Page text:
There’s a scene in Catastrophe, Sharon Horgan and Rob Delaney’s comedy about love and marriage which recently debuted its last season on Amazon Prime, where Sharon voices concern about her mother’s new boyfriend. Disturbed by the idea that her mom might be sexually active, she asks Rob if the two of them will maintain a sex life as they get older. Rob can’t promise they will, but he says, “I still have a fond feeling when I look at you. Maybe that’s enough.” Sharon thinks for a second before agreeing: “Goddammit, it is enough!”
In most TV shows or movies, this scene would be aggressively unromantic, but in Catastrophe, it’s the opposite. It also epitomizes a series that has helped redefine what the romantic comedy looks like in the streaming era. It’s no secret that the past few years have ushered in a revitalization of the rom-com on television. Yet as opposed to the classic “will they/won’t they” dynamic on shows like The Office or the overt sappiness of shows like How I Met Your Mother, the recent wave of TV rom-coms has focused on something else: How does romance function in real life, and how do you make that funny?
To be clear, Catastrophe has never not been funny. (This season has one great sex scene where Rob and Sharon attempt to do it while he’s wearing a neck brace.) Even in its darker periods, the show never went full-on dramedy, like HBO’s Girls or fellow Amazon series Transparent. Yet it was never cinematic, either. Rob and Sharon’s love story resonated precisely because it felt small, intimate, and specific. Catastrophe never gave us that last-minute run to the airport. Instead, maybe the most romantic moment of season 5 comes when Rob runs to his annoying brother-in-law’s birthday party at the pub.
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Slate’s Inkoo Kang recently discussed the way Catastrophe played with genre conventions, writing, “If the romantic comedy has traditionally hinged on keeping apart two people meant for each other, Catastrophe—which began as a mild subversion of the genre by pushing two horny strangers into a marriage via unplanned pregnancy—gained maturity in its later seasons by focusing on the challenges of marital endurance and the ripe satisfactions thereof.” Again, marital endurance does not necessarily sound romantic, but that’s the point. The whole show presented a different idea of what a compelling onscreen romance can be.
The same could be said of FXX’s You’re the Worst, which airs its series finale after five seasons on April 3. Another show that played with conventions, this season’s premiere spent an entire episode on the epic love story of two characters we’ve never met before, before revealing that it was all a joke made up by the series’ central narcissists, Gretchen (Aya Cash) and Jimmy (Chris Geere), to mess with potential wedding planners.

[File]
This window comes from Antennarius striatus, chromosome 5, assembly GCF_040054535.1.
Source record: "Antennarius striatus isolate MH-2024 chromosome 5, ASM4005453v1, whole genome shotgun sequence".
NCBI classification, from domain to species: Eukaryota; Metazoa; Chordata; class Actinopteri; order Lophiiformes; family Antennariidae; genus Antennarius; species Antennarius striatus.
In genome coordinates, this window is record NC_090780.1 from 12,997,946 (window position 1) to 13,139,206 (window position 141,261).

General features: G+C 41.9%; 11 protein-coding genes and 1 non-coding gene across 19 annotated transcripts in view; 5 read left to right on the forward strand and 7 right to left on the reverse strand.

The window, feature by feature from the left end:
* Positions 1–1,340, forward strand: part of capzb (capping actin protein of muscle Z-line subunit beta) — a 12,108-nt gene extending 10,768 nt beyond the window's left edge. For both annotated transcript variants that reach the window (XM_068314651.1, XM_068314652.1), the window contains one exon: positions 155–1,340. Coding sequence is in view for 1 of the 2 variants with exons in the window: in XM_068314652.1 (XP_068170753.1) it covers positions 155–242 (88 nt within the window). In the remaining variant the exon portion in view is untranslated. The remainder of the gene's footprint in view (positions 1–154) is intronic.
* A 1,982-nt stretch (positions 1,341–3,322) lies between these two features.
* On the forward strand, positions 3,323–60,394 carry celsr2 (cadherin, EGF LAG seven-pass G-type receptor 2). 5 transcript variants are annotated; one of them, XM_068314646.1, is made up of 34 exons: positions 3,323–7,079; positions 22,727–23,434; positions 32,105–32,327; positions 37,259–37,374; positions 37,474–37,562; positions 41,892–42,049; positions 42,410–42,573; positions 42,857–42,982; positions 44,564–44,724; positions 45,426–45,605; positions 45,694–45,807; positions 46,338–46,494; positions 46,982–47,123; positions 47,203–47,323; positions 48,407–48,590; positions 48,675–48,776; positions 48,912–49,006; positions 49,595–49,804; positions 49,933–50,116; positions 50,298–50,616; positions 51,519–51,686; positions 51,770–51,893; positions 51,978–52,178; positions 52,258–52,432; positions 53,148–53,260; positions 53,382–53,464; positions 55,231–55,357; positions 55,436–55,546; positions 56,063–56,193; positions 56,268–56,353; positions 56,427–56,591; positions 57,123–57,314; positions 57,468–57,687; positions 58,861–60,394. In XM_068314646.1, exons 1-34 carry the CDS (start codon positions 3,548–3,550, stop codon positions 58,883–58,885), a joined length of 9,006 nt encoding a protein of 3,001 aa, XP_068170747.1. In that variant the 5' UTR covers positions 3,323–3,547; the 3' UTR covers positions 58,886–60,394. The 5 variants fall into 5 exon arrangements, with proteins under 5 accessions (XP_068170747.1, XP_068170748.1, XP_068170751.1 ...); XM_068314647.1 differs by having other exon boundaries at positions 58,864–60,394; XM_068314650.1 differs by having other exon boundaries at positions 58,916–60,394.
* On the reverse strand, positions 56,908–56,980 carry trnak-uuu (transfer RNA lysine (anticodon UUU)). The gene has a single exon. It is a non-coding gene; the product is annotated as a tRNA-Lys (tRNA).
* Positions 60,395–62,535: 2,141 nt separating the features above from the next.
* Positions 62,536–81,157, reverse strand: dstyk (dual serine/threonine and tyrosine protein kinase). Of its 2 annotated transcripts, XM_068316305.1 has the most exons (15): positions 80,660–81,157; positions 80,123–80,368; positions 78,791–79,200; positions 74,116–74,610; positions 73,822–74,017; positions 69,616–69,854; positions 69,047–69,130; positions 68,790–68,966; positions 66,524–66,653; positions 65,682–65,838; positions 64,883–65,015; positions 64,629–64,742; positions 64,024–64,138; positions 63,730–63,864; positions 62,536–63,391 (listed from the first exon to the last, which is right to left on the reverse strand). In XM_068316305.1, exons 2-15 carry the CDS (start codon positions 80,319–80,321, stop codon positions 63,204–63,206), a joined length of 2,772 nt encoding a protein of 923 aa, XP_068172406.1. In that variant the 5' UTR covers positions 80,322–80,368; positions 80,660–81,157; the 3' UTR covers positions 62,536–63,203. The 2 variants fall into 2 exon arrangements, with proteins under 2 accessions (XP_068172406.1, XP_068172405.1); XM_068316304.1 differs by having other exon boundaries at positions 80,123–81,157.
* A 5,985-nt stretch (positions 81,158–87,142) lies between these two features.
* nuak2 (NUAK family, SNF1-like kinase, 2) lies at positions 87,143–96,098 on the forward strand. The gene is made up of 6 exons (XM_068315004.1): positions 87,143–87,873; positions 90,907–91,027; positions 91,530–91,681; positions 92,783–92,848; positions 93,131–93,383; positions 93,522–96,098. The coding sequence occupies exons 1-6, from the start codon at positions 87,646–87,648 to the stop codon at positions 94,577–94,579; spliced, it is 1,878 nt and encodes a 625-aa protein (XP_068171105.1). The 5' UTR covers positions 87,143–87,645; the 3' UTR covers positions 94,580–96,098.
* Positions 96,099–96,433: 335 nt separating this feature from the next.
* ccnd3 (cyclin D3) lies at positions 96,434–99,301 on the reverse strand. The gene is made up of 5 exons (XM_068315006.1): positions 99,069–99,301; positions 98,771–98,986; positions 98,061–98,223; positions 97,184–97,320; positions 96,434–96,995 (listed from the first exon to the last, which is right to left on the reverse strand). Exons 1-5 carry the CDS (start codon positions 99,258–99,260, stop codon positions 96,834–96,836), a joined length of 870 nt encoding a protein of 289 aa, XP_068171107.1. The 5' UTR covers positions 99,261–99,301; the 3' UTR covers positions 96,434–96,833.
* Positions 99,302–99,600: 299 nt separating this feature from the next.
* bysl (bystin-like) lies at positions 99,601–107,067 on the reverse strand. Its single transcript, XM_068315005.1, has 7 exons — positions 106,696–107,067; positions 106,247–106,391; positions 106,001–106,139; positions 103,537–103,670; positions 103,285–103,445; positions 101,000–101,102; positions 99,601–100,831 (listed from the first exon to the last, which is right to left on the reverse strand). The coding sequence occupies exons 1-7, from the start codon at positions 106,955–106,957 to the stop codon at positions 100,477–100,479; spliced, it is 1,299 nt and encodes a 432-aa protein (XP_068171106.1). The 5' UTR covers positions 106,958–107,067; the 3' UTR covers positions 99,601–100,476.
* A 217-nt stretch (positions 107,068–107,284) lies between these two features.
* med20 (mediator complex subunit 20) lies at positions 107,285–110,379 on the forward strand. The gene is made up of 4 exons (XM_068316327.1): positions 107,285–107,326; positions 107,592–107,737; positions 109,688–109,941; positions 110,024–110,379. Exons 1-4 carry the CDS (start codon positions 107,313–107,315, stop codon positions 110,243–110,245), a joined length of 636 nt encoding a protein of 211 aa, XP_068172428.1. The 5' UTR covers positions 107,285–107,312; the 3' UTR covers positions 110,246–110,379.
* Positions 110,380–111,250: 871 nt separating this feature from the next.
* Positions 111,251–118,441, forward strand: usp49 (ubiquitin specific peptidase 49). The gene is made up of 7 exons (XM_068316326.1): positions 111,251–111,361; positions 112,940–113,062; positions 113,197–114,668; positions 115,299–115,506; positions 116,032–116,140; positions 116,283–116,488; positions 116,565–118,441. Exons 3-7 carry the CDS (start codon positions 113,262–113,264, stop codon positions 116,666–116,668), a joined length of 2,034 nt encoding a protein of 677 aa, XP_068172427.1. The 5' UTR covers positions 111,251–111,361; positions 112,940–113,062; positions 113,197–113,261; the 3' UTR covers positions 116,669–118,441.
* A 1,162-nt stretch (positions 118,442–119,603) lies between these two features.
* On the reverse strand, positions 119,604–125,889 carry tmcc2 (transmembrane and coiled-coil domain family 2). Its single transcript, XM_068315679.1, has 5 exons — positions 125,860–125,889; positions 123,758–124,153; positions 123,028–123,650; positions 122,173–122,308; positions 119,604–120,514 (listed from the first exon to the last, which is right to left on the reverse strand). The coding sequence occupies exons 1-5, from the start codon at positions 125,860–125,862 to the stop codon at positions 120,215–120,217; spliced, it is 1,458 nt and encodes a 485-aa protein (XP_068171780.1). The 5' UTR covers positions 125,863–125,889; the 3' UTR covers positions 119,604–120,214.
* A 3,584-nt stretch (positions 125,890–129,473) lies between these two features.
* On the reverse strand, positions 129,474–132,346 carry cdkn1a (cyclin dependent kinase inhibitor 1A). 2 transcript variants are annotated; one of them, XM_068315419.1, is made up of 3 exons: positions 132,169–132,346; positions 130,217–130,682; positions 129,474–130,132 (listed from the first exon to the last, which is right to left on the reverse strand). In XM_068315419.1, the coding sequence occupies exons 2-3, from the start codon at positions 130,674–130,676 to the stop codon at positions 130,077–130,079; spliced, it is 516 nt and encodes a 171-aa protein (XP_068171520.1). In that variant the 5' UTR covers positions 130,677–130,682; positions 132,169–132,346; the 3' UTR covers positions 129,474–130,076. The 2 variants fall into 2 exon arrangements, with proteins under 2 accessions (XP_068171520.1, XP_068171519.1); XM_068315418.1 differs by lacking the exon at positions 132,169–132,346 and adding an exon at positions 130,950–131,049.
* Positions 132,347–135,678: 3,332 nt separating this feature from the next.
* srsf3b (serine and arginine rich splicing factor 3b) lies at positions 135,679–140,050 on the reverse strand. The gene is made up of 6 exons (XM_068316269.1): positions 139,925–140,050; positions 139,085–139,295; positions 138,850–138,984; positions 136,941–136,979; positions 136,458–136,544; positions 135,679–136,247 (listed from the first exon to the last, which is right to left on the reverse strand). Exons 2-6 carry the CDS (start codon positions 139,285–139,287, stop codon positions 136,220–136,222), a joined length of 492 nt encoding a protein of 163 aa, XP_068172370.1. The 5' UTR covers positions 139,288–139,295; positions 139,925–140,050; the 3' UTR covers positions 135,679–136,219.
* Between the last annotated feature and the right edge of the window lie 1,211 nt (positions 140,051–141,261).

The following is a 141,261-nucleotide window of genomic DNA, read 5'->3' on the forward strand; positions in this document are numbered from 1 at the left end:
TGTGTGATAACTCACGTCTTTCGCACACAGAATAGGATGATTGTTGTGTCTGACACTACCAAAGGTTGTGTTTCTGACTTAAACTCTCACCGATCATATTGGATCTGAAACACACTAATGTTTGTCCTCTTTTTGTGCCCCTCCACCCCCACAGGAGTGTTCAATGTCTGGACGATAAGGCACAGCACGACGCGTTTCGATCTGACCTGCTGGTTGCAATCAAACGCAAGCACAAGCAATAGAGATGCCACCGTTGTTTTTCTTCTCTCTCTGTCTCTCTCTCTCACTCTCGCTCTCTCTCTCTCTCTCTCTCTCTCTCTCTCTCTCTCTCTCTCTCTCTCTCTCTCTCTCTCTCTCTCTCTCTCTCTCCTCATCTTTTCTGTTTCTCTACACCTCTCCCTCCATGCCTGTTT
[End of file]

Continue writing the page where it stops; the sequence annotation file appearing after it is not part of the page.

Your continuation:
“The show has always been a way to sort of subvert the rom-com genre while actually existing inside of it at the same time,” creator said Stephen Falk told the Wrap. “Doing an homage, but finding an integrated way to do it, was really satisfying for us.”
In many ways, You’re the Worst is all about playing with tropes. Cash’s clinically depressed Gretchen is a Manic Pixie Dream Girl without any of the quirky charm, while Geere’s Jimmy is a classic lovable cad minus the lovable part, torn between being a “good boy” and indulging his basest instincts.
It’s reductive to look at You’re the Worst merely as a genre experiment, however. This season’s premiere proves such, as Gretchen asks Jimmy if they keep lying to wedding planners “because we don’t have a love story.”
“We have the best love story,” Jimmy replies. “Because ours is ugly, uncomfortable, haunting, brilliant, thrilling, and yeah, it’s messy and complicated. But it’s true, and that’s beautiful.”
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Of course, beauty is in the eye of the beholder, though You’re the Worst certainly does depict love as messy and complicated. Yet that doesn’t make it any less romantic. As Falk stated, the show doesn’t just subvert what a rom-com can be; it integrates it into something new.
You’re the Worst and Catastrophe did subvert the rom-com genre, but they also helped reinvent it. In You’re the Worst’s disaffected and depressed millennials and Catastrophe’s caustic and self-destructive Gen-Xers, we got relationships that were both romantic and funny without feeling any less real. As they tackled storylines about death, sadness, loss, addiction, and disappointment, both shows posited that love is not always about grand, romantic gestures or sweeping declarations. Sometimes it’s just about holding on and having a fond feeling.